Armchair Analyst: Matt Doyle

Armchair Analyst: How verticality kills in the modern game

Over the last five years fast and direct soccer has, on a global scale, largely replaced "possession" as the preferred method of creating danger and finding goals. In some instances that's meant teams sit deeper and counterattack, and in others it's meant teams press higher and play as quickly and efficiently into the box as is possible.

There are different flavors of this strategic approach to the game to be seen in MLS. The Red Bulls and Atlanta United, for example, are high- and hard-pressing teams who generally seem to operate under the axiom that the higher up the field you turn an opponent over, the better off you'll be. The M.O. for both is to adhere to the philosophy of "the shortest path between the turnover and a quality shot is the best path."

Note that "quality shot" is the goal. Neither team will win a turnover and then immediately blast a long-ball into the box (though both can and do use long-balls out of the back when necessary), because long-balls into the box only rarely result in quality shots, and very, very often are turnovers that A) string your own team out, and B) make it harder to re-set your pressure.

Rather, turnovers are immediate "send runners forward" opportunities – triggers to move vertically into the attack as one unit:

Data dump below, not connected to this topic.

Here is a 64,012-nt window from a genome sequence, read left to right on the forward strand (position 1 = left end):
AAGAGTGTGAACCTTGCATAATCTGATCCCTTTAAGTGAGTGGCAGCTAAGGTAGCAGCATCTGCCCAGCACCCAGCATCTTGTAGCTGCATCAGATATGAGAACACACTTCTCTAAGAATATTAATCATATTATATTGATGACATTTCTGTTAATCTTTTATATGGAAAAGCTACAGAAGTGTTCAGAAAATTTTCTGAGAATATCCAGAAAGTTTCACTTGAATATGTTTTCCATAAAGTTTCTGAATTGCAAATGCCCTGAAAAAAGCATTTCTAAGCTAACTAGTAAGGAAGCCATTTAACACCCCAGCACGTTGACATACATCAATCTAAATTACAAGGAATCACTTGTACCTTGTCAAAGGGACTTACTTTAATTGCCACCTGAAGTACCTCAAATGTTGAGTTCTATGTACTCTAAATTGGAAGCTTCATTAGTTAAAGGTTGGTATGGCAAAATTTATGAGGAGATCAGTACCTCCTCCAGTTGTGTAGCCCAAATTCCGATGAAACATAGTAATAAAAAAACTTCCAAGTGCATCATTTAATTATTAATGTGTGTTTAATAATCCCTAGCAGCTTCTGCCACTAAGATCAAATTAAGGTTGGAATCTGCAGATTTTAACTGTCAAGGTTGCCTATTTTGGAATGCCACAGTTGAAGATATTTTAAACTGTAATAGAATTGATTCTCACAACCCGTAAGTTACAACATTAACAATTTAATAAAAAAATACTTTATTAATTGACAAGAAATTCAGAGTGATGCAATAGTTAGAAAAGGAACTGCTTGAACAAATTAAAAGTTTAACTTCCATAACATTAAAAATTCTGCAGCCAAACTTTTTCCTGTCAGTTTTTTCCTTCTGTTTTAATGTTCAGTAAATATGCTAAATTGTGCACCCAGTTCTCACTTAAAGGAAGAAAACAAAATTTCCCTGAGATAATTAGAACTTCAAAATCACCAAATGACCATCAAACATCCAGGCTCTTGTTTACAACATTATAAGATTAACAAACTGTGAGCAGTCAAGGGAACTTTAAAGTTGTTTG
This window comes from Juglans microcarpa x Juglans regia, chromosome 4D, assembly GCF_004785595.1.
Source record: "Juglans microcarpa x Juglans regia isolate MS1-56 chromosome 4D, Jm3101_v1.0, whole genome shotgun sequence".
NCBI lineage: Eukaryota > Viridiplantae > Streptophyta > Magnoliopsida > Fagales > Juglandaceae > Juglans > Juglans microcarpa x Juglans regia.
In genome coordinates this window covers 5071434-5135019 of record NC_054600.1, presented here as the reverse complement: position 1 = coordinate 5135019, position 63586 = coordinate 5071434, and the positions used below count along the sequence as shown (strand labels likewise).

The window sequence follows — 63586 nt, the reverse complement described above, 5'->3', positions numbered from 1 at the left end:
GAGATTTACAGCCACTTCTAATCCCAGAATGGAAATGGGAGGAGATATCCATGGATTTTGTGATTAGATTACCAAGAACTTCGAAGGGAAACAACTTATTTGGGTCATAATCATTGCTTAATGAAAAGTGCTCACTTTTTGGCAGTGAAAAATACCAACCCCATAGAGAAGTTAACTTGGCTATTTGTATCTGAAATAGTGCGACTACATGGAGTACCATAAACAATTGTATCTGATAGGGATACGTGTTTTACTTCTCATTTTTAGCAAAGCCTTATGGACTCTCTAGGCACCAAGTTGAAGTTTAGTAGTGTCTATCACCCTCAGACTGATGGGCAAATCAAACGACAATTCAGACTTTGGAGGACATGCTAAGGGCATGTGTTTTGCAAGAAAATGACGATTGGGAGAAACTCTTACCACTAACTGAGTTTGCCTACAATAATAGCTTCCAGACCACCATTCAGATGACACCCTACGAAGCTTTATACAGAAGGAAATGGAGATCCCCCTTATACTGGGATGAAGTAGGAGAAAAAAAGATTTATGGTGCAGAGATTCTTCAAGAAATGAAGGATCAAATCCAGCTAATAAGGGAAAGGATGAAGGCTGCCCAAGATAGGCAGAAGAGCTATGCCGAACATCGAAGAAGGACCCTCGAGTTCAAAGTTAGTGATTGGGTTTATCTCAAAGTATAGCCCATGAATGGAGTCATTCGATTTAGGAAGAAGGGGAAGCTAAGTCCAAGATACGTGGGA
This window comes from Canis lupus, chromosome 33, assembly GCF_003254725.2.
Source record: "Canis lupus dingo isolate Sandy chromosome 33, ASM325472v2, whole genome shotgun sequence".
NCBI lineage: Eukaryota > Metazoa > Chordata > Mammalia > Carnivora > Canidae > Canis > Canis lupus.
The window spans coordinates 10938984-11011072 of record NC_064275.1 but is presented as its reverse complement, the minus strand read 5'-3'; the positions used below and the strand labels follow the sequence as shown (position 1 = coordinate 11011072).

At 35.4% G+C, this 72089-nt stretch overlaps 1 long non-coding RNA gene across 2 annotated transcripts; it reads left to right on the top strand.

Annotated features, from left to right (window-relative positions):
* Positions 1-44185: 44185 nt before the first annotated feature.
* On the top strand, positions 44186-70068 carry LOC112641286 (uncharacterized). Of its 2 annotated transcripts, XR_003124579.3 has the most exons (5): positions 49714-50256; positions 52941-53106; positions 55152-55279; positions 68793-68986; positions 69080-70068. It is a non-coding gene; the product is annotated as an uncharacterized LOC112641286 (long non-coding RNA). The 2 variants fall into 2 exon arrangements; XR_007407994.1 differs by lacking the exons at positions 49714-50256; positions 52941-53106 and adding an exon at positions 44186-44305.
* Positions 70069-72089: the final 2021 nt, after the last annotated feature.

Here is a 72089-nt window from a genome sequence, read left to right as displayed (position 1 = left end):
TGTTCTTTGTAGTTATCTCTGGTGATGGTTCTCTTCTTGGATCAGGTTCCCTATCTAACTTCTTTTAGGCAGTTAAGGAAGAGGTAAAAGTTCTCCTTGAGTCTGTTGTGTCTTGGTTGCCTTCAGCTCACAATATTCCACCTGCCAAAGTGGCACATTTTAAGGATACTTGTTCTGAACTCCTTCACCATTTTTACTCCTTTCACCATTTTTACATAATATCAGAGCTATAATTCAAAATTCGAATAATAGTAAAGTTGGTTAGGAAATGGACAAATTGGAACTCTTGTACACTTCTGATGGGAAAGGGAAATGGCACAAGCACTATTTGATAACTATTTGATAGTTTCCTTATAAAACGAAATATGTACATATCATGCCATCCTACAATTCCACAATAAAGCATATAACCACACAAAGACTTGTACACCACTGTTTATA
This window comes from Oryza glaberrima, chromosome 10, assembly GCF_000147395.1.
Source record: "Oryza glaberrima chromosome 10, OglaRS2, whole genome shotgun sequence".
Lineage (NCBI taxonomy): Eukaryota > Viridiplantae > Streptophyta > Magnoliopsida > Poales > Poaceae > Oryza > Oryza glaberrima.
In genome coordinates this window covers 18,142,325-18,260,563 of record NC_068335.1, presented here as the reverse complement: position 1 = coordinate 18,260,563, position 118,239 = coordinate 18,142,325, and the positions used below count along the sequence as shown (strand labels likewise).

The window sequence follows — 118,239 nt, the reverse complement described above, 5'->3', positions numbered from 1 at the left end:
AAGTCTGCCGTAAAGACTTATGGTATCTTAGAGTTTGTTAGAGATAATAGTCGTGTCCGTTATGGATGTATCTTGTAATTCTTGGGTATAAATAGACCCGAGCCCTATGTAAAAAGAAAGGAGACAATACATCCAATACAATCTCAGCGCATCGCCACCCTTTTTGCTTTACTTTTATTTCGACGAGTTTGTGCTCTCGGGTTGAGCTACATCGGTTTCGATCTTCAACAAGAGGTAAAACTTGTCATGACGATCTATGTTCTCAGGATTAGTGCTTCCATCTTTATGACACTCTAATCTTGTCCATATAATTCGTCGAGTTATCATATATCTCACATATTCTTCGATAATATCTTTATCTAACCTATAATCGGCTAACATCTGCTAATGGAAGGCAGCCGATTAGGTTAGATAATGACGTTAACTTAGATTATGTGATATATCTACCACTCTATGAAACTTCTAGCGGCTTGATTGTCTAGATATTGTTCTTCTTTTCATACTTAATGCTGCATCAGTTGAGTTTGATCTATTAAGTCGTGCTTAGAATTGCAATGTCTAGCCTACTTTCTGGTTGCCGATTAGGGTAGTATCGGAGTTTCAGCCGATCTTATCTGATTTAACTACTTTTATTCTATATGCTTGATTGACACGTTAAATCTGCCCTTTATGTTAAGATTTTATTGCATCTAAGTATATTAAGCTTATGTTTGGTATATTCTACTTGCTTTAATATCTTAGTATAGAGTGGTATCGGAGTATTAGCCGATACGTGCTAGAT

That play, as the turnover was forced, was really a 2-v-5. By the time the ball's in the net, there are five Atlanta United attackers in the box, and four Fire defenders. Obviously skill had something to do with that, as Hector Villalba straight murdered Joao Meira off the dribble. But the overall philosophy was the bigger reason.

These teams, both of which play on the front foot and in the opposing half as a matter of course, also both play vertically as often as possible. It's counterintuitive since the nature of how they're set up allows less space for pure, north-south runs, and yet it works for them.

It's also worked pretty well for teams like FC Dallas, who are trying to figure out how create consistent danger without their chance-creating midfield brain, Mauro Diaz:

Other teams have been more traditionally vertical, defending deeper an an effort to find space to run in behind (neither Atlanta and New York will thumb their noses at counterattacking opportunities, of course). The benefits are obvious: You get to stay more compact when you defend, and when you are able to send numbers forward, you have more room in which to work.

It is a simpler approach that reduces variables, and is a staple of teams who are trying to rebound from off years:

That's verticality, by the book and by the numbers. There are various ways to achieve it, various ways to defend against it, but at this point, everybody should know it's coming.